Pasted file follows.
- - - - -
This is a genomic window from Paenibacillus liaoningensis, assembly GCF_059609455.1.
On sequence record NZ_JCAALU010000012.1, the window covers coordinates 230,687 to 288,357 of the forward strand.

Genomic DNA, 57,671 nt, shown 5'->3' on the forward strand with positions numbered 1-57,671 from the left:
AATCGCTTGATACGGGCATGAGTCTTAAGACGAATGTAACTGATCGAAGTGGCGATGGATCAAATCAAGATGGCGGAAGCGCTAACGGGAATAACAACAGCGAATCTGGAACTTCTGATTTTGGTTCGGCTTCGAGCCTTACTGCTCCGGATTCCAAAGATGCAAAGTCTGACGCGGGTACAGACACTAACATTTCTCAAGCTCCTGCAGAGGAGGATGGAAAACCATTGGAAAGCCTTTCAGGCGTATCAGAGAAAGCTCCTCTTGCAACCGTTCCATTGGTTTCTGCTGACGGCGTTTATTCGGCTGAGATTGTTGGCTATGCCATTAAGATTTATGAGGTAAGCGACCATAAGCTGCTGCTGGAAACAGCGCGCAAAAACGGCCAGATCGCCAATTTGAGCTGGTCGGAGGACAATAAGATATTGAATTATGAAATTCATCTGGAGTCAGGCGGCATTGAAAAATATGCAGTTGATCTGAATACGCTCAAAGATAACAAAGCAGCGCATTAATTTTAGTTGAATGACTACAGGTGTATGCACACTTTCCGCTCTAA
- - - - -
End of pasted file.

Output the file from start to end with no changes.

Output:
This is a genomic window from Paenibacillus liaoningensis, assembly GCF_059609455.1.
On sequence record NZ_JCAALU010000012.1, the window covers coordinates 230,687 to 288,357 of the forward strand.

Genomic DNA, 57,671 nt, shown 5'->3' on the forward strand with positions numbered 1-57,671 from the left:
AATCGCTTGATACGGGCATGAGTCTTAAGACGAATGTAACTGATCGAAGTGGCGATGGATCAAATCAAGATGGCGGAAGCGCTAACGGGAATAACAACAGCGAATCTGGAACTTCTGATTTTGGTTCGGCTTCGAGCCTTACTGCTCCGGATTCCAAAGATGCAAAGTCTGACGCGGGTACAGACACTAACATTTCTCAAGCTCCTGCAGAGGAGGATGGAAAACCATTGGAAAGCCTTTCAGGCGTATCAGAGAAAGCTCCTCTTGCAACCGTTCCATTGGTTTCTGCTGACGGCGTTTATTCGGCTGAGATTGTTGGCTATGCCATTAAGATTTATGAGGTAAGCGACCATAAGCTGCTGCTGGAAACAGCGCGCAAAAACGGCCAGATCGCCAATTTGAGCTGGTCGGAGGACAATAAGATATTGAATTATGAAATTCATCTGGAGTCAGGCGGCATTGAAAAATATGCAGTTGATCTGAATACGCTCAAAGATAACAAAGCAGCGCATTAATTTTAGTTGAATGACTACAGGTGTATGCACACTTTCCGCTCTAA